MoD gave clues to David Kelly's identity
Neither I nor the BBC "betrayed" David Kelly. Neither I nor the BBC ever revealed him as my source – either in public or in an email to an MP – until after his death.
It was the Ministry of Defence press office that gave journalists a number of clues to his identity, confirming him as the source to any who guessed correctly. One newspaper put about 20 names to the press office before it confirmed David's. Once his name was in the public domain, the Government successfully pushed a reluctant Foreign Affairs Committee to reopen its inquiry and interview David.
Although, as I have always said, I was quite wrong to email a member of the committee saying that I thought David had spoken to Newsnight's Susan Watts, that email made no difference: questions prepared by the clerks for members of the committee show that they always intended to ask him about his contacts with Watts.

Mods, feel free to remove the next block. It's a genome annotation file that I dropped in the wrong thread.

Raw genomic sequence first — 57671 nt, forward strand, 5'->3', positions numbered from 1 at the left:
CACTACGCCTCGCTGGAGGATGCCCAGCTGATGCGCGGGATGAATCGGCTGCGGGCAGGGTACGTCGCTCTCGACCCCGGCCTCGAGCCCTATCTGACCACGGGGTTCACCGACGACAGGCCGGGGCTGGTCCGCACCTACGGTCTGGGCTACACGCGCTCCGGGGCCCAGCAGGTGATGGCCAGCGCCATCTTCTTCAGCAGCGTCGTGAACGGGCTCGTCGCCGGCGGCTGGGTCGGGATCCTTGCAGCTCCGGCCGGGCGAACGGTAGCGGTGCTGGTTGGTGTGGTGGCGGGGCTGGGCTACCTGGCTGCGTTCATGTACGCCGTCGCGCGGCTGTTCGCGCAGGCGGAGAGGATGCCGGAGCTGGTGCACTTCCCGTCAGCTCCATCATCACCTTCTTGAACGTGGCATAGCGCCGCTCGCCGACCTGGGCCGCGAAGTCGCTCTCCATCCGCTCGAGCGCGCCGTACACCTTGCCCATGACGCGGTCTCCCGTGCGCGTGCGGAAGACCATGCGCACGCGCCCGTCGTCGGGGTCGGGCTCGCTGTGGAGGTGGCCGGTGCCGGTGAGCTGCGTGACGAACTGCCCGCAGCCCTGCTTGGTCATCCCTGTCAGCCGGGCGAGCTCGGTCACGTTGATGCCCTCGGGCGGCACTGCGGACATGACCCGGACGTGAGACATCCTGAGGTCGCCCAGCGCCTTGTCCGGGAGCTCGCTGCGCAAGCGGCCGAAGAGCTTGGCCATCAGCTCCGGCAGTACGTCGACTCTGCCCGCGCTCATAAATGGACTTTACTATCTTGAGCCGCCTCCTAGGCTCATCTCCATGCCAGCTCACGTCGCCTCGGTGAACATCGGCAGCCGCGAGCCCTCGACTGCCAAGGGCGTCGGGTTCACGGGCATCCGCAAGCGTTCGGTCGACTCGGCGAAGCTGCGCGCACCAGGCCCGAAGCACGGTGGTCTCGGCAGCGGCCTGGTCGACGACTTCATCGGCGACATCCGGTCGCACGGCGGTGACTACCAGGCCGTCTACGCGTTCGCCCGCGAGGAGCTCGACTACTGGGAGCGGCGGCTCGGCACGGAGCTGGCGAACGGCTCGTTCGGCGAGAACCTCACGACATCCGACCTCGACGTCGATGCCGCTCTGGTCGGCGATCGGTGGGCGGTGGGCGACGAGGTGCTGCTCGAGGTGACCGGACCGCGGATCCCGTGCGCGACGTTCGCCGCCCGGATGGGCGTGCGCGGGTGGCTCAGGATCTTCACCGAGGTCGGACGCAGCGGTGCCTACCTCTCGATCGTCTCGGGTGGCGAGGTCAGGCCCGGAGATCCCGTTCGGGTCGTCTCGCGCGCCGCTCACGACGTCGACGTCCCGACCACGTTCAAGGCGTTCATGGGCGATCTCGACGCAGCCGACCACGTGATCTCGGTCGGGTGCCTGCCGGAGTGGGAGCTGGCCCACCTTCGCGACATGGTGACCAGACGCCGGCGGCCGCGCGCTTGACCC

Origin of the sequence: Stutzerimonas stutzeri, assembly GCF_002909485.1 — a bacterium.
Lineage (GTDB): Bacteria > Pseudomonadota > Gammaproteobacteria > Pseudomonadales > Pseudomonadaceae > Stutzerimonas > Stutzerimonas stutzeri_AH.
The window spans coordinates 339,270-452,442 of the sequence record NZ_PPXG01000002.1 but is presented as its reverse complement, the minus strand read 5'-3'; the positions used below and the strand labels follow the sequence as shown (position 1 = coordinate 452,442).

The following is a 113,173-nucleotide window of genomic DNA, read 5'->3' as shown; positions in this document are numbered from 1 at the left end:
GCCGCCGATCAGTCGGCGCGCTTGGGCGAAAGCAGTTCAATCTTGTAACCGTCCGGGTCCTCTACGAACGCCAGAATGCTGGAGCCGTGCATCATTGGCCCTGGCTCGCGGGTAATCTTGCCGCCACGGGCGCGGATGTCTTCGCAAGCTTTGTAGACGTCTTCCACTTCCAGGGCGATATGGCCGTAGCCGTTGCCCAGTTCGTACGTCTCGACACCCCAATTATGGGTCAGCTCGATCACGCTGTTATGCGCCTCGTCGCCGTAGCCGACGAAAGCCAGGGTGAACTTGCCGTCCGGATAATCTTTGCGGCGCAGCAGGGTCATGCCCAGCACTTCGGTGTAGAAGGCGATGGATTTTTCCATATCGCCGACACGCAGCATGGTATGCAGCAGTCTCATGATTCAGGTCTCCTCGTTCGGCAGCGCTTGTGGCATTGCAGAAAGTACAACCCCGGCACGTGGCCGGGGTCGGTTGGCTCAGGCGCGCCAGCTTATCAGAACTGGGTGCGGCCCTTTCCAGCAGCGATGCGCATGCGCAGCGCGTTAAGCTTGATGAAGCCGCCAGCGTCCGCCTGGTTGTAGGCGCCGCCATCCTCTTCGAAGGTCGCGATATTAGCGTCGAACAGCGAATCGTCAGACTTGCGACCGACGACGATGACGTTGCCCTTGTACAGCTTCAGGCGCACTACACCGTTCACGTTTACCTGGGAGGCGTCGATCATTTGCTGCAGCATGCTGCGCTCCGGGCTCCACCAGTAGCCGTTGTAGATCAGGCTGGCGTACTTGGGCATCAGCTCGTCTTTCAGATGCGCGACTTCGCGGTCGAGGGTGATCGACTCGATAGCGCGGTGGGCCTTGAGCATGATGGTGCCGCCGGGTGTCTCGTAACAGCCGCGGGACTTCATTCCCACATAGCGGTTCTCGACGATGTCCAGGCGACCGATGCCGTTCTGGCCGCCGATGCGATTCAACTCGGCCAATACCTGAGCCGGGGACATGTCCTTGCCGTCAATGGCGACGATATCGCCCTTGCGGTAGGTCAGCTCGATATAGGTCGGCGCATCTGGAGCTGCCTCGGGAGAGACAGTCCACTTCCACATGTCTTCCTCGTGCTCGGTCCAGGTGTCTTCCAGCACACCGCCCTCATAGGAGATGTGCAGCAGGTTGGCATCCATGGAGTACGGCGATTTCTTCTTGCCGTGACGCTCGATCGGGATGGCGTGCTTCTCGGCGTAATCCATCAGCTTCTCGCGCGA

Watts told the Hutton inquiry that David's "less than frank" answers to the committee about his contacts with her "relieved me of my obligation to protect his identity as a confidential source". But she cannot be blamed for his death, since she states that she did not see the transcript of David's testimony until after he died.
No one involved in this sorry business, least of all me, behaved perfectly. But the people in the best position to know who David blamed for his predicament are those with whom he spent the last few days of his life – his widow and daughters. Mrs Kelly did say that her husband felt "betrayed" – by the MoD. In several hours of testimony to Hutton, his family made it quite clear who he and they blamed for his plight, and it wasn't me or the BBC.
Andrew Gilligan via email